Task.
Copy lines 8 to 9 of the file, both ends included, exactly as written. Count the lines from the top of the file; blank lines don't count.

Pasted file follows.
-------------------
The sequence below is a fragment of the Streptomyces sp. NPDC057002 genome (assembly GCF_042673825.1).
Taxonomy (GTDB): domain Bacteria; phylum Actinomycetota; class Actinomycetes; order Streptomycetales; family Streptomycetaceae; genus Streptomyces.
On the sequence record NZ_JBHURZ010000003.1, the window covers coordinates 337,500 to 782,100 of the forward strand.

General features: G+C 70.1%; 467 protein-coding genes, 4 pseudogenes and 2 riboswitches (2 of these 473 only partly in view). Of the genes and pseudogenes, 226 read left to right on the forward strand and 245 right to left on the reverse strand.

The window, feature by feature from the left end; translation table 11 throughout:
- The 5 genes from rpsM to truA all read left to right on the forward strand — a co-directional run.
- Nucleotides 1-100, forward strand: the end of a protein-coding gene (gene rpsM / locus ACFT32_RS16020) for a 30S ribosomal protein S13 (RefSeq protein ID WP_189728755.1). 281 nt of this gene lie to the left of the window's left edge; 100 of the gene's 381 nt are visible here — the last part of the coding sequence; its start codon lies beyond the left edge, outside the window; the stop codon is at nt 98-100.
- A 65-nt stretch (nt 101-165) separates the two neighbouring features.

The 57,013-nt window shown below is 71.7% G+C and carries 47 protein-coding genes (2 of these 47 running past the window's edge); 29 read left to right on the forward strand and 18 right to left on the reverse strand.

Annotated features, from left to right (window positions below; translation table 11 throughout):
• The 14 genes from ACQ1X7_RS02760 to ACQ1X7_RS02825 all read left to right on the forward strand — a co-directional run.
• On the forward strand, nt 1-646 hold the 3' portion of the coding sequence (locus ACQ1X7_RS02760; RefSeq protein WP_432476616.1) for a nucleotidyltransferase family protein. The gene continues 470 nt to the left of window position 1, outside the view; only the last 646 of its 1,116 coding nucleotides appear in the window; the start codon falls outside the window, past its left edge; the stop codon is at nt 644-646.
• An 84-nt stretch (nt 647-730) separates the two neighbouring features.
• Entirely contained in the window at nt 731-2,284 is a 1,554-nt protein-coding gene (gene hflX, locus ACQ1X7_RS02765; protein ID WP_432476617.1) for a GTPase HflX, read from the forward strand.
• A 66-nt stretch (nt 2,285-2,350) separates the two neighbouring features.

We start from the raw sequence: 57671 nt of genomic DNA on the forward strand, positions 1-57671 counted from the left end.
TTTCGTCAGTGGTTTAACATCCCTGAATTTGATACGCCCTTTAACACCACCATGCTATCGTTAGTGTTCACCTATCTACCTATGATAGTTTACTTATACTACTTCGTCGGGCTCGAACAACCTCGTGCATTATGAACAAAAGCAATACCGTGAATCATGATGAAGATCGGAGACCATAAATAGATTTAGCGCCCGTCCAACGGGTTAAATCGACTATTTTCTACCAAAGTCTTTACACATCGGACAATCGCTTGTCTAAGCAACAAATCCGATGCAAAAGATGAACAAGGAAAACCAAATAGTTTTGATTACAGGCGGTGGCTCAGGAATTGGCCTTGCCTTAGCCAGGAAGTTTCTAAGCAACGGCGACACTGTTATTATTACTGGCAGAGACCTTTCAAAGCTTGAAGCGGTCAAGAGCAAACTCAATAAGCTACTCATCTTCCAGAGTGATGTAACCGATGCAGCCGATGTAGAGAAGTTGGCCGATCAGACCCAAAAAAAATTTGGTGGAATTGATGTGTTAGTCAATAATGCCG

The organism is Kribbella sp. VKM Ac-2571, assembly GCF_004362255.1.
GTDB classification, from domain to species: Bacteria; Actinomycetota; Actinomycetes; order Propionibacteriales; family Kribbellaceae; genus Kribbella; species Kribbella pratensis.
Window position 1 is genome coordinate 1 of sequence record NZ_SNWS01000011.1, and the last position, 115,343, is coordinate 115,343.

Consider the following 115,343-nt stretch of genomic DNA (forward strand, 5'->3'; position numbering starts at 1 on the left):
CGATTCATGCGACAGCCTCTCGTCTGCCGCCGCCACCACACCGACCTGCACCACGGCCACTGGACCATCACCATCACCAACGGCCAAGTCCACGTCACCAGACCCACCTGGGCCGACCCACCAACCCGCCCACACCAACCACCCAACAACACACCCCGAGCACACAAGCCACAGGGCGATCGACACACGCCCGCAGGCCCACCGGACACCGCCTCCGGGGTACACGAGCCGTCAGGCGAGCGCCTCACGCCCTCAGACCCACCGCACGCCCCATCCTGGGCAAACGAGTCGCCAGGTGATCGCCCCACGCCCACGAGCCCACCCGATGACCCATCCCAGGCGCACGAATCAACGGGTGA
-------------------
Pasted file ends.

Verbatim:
- A 65-nt stretch (nt 101-165) separates the two neighbouring features.

The 57,013-nt window shown below is 71.7% G+C and carries 47 protein-coding genes (2 of these 47 running past the window's edge); 29 read left to right on the forward strand and 18 right to left on the reverse strand.